Sondra was helping Uncle Rudolph with his finances, so he put quite a bit of his money in an account in both of their names. He made them joint tenants of the account with right of survivorship, meaning that if one of them died, the other would get all the money. The evidence indicated this was what he intended. Rudolph got cancer and started to fail. Sondra was aware that there were other helpers and it seemed there was a risk one of them would write checks for Rudolph or otherwise access his money. So Sondra took $113,900 out of the joint account to protect it.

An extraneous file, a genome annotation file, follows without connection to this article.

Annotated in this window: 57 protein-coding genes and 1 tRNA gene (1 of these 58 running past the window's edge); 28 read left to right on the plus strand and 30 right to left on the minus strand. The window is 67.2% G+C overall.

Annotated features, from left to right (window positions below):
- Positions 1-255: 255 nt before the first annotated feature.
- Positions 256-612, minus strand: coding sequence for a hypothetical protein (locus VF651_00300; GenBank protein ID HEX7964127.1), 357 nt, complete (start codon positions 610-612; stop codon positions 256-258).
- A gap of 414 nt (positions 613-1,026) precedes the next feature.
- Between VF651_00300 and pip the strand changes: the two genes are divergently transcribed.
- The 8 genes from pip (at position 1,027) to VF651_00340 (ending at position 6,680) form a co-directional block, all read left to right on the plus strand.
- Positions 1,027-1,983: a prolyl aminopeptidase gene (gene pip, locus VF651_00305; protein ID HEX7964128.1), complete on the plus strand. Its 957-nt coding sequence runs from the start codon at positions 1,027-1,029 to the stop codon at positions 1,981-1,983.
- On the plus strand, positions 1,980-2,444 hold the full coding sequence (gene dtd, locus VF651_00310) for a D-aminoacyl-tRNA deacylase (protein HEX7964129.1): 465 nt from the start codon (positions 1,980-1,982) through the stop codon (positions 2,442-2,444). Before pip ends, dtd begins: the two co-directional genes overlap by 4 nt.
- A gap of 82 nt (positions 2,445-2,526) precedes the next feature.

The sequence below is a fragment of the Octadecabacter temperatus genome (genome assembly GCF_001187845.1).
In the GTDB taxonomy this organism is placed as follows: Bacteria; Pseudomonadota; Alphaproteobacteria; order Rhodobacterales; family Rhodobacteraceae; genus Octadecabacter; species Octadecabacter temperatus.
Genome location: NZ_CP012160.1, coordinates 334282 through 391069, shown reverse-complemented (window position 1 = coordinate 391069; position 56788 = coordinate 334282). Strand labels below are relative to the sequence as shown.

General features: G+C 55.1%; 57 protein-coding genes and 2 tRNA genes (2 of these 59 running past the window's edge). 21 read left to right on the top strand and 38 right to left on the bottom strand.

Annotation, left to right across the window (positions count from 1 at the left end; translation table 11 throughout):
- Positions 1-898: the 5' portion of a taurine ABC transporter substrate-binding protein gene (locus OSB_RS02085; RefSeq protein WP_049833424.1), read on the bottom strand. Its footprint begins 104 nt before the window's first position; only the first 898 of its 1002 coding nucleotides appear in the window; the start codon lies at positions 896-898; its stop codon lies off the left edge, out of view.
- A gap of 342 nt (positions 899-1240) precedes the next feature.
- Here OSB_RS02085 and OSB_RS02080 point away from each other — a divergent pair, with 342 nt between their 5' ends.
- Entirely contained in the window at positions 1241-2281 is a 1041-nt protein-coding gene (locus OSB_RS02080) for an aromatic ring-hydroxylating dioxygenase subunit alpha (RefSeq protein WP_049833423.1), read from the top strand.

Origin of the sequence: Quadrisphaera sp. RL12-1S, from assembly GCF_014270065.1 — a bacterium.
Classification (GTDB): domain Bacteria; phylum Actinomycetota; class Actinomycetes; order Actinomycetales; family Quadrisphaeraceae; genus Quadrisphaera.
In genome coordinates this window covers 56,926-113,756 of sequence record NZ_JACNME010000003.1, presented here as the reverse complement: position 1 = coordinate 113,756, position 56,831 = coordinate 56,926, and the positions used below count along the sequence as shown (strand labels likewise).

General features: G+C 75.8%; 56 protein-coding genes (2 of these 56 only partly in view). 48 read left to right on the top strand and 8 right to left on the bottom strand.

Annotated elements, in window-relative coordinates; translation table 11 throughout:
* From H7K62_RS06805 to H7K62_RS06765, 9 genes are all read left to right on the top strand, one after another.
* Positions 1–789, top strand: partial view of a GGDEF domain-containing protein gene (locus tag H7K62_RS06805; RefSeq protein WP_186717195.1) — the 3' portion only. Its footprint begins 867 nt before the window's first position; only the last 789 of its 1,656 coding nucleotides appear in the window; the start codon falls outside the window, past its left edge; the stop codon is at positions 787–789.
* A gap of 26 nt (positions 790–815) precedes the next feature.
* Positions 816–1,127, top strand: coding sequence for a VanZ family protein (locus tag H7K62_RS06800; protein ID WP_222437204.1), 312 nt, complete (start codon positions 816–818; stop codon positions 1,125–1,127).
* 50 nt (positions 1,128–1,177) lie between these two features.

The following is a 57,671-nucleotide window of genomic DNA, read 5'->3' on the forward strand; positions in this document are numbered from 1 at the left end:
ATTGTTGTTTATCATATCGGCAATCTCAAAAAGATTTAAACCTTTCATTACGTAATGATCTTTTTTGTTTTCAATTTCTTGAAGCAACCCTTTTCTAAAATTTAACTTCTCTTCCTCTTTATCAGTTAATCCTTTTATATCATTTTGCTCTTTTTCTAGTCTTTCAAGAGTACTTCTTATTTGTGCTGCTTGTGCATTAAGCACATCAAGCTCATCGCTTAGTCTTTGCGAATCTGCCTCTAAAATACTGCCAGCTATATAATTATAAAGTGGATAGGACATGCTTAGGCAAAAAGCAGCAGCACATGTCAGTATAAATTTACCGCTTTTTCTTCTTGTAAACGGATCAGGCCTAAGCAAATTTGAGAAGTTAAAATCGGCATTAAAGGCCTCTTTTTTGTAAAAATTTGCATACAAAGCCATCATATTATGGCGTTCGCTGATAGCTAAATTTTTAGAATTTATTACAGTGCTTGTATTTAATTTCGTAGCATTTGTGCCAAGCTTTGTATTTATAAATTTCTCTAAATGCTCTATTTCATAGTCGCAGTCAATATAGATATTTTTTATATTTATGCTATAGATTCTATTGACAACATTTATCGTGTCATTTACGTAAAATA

Then Rudolph died and other niece Edwina became his executor. Edwina sued Sondra for taking Rudolph's money without authorization.
The trial court ruled for Sondra, determining that Rudolph made a gift to Sondra when he established the joint account. So she was justified in withdrawing funds while he was still living. Any remaining balance in the account passed to her upon his death under Revised Code of Washington 30.22.100(3): "Funds belonging to a deceased depositor which remain on deposit in a joint account with right of survivorship belong to the surviving depositors unless there is clear and convincing evidence of a contrary intent at the time the account was created."